Sweden provides a very different example, which also offers potential lessons for UK media. The Swedish market is one of the most technologically advanced in the world, but the advertising powerhouse is considered to be good old-fashioned newspapers. This is because Swedes pride themselves on their education levels and interest in the world around them, and newspaper readership is considered a symbol of these values. It is also in large part due to the power of the local press to service the significant local advertising industry in Sweden; the leading free-to-air broadcasters have invested in dozens of localised transmissions to take a share of those local revenues from an estimated 36,000 potential advertisers.

The local advertising market in the UK has always been considered hardly worth bothering with, especially as television advertising opportunities for local advertisers significantly reduced with the pulling back of ITV’s regional franchise system. I think this is a lost opportunity and offers one of the few substantive opportunities for addressability. I’m generally sceptical about how important addressability will become, but unlocking the regional and local advertising opportunities that still exist could be a simple yet valuable solution to a revenue challenge.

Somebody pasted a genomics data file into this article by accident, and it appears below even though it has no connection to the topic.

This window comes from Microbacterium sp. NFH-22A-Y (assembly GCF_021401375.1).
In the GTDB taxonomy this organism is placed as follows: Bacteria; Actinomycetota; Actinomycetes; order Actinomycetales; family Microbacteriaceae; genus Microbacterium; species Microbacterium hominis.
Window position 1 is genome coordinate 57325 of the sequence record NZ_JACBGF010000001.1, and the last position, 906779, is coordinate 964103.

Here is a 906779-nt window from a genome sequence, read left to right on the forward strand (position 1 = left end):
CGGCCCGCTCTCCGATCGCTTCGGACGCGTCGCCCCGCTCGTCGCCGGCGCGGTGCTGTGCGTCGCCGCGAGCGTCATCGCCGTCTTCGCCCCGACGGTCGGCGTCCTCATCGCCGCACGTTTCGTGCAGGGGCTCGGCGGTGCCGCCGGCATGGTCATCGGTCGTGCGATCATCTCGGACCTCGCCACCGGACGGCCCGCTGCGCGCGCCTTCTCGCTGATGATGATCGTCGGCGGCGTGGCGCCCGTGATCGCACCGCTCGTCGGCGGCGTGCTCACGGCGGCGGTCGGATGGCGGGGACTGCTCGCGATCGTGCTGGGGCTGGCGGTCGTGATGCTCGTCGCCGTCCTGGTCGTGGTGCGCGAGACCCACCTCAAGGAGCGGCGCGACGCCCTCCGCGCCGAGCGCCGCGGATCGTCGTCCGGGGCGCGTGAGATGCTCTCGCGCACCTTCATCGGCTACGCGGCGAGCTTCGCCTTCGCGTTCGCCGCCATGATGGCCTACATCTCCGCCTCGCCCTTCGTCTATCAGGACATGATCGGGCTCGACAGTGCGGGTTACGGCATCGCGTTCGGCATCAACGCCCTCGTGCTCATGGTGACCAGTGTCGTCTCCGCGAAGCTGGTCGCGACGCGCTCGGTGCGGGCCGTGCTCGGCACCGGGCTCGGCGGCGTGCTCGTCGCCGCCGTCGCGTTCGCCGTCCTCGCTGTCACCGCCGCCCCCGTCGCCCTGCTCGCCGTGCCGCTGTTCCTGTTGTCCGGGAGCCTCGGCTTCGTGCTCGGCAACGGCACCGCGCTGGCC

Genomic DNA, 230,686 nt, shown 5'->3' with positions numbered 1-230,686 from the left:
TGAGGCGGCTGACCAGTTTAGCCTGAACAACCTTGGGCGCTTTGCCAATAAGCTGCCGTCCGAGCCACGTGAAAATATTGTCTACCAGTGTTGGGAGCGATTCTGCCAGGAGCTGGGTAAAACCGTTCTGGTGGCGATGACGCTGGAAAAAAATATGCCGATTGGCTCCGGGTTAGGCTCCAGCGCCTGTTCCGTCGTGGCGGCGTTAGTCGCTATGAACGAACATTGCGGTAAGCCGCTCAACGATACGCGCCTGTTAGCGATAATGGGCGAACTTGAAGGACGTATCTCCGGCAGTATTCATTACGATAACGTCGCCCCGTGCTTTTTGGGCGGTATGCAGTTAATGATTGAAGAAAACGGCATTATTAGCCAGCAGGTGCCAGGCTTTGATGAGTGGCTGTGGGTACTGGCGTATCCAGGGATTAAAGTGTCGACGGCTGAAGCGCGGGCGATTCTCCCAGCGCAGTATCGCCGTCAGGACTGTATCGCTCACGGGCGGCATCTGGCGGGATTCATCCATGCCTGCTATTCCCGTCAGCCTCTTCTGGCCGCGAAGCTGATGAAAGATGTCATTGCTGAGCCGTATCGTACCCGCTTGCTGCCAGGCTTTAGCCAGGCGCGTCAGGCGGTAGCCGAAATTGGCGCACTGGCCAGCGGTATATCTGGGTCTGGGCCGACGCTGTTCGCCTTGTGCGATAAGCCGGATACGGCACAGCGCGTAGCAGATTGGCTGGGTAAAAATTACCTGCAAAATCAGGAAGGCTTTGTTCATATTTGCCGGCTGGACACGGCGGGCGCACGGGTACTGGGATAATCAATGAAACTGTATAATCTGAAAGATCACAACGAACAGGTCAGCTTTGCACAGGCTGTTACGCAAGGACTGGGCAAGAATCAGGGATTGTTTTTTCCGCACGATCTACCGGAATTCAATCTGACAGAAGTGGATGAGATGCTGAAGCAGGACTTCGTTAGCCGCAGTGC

Effectiveness Is In The Eye Of The Beholder

March 2nd, 2012

It’s only since I began regularly blogging on media matters that I have also started to ask odd questions whenever I’m confronted with a straightforward headline. I should have been satisfied with the report from the USA’s Association of National Advertisers (ANA), announcing research amongst major advertisers showing a renewed faith in television. To quote Bill Duggan of the ANA; “This survey confirms that the death of television has been greatly exaggerated. Our findings shine a spotlight on the bullish attitude that advertisers have towards the medium, including passion for new TV and video platforms.”
It confirms something I’ve always felt about USA media, ever since I went on a media ‘fact-finding’ trip to New York in 1989 and returned disappointed – in many ways, they have always been a year or so behind us. Such a headline from UK advertisers’ body ISBA would hardly raise a yawn these days, it has become so taken for granted.